Applicant attorney Cathy Puskar refuted these claims, stating that the 314 spots on the site will meet the parking requirement for the project. She acknowledged that even though Holmes Run Parkway will lose five spaces of on-street parking, the reason is because the project will involve extending a curb to allow for a new crosswalk and bikeshare station for everyone in the neighborhood and building an ADA-compliant bus stop in front of ParcView.

Wesley Housing will unbundle parking for ParcView residents, which will require them to pay a fee in order to park on site. Although this has frustrated some residents, Wesley Housing president Shelley Murphy said the parking cost would amount to between $25 and $50 a month.

“We believe that with the unbundled parking and new parking management and new transportation demand management, that the parking demand ratio will actually go down, but even if it doesn’t, we’re still in pretty good shape,” Puskar said.

She also argued that the project is in “reasonable conformity” with the city’s master plan recommendation for high density residential buildings and pledged that the project would include seismic monitoring and consulting with geotechnical experts to ensure the safety of existing nearby buildings.

Anthony Fleming, a resident and professional geologist, submitted a report to council identifying potential geologic hazards in the area such as unstable hillsides characterized by soils with shrink-swell potential; a history of landslides in the area; a strongly sloping water table in the lower Potomac aquifer that causes a large volume of groundwater to flow towards and under the site; and soil in the lowest part of the site that may be susceptible to seismic amplification and liquefaction.

In response to Fleming’s report, Puskar said that Wesley Housing has also compiled its own geotechnical report and plans to hire experts to design the project and implement that design.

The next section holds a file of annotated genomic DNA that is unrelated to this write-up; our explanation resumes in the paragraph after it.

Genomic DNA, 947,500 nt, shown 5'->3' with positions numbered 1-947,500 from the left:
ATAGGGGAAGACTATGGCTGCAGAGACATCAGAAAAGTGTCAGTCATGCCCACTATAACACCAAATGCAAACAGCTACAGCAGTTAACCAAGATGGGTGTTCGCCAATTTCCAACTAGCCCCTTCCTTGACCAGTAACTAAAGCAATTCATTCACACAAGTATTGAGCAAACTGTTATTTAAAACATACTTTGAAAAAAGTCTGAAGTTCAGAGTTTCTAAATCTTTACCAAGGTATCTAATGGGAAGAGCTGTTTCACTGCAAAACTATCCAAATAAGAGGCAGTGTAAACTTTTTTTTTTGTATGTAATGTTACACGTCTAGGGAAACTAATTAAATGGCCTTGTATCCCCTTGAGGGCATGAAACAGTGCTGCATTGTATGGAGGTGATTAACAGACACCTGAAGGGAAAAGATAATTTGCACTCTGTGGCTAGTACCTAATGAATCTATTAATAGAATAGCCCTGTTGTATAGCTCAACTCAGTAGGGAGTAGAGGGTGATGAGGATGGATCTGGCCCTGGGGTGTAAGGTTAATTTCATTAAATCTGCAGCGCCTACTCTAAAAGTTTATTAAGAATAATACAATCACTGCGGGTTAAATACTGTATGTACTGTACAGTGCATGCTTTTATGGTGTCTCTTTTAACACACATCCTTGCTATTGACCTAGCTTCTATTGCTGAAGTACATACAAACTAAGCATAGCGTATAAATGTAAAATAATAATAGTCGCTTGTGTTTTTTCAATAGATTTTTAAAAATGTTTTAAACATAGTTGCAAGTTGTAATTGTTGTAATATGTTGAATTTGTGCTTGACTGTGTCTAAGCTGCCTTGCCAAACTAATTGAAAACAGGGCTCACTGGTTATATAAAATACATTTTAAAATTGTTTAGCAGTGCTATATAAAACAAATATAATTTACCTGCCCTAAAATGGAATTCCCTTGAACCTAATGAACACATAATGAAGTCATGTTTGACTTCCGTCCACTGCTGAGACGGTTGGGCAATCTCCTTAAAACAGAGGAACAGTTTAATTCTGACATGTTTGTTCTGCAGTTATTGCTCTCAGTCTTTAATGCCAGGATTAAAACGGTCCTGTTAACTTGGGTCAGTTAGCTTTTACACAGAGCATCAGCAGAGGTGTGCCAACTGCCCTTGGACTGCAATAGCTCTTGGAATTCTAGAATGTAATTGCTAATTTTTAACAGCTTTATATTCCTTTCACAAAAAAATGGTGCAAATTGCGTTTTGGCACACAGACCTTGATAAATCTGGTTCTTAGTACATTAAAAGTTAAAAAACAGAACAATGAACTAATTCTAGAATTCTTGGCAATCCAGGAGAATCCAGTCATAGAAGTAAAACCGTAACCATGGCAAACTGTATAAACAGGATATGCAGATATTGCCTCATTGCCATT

“We know that there’s water on this site and we have a consultant that will help us with dewatering, which is a common practice in the city. We know that we have special soil issues and those will be handled in our construction design,” Puskar said.

According to Puskar, demolition will take approximately one month; pile driving will take one month; excavation will take six months; exterior construction will take 18 months and interior fit-out and final sitework will take 10 months.

Councilor Canek Aguirre asked about potential school capacity issues, questioning which schools the ParcView II students would attend. According to staff, these include Patrick Henry K-8 School, Francis C. Hammond Middle School and Alexandria City High School. Staff said Alexandria City Public Schools is aware of the potential pipeline and new students that could be coming to the district.

Vice Mayor Amy Jackson said staff should continue to coordinate with ACPS to complete studies on zoning and school districts in Alexandria.

“The neighborhood school for this particular ParcView would probably be Tucker or maybe even Ramsay, or Polk. But to go all the way over to Patrick Henry, they’re passing three to four schools to get to their ‘neighborhood school’ that they’re not in the neighborhood of,” Jackson said. “I would really like to see that type of study done sooner rather than later.”

Council, like the Planning Commission on Feb. 1, unanimously approved the project.

“I appreciate the input of so many in the community who have weighed in on this and provided their concerns regarding parking and regarding transportation and regarding how we do zoning and regarding the construction impacts and just kind of the relative density in the neighborhood,” Wilson said. “ … In every situation, those questions, those concerns, those fears have been addressed via conditions, via code, via practices … to make sure that this project is viable.”

Construction of ParcView II is set to begin in 2024 and last until summer 2027.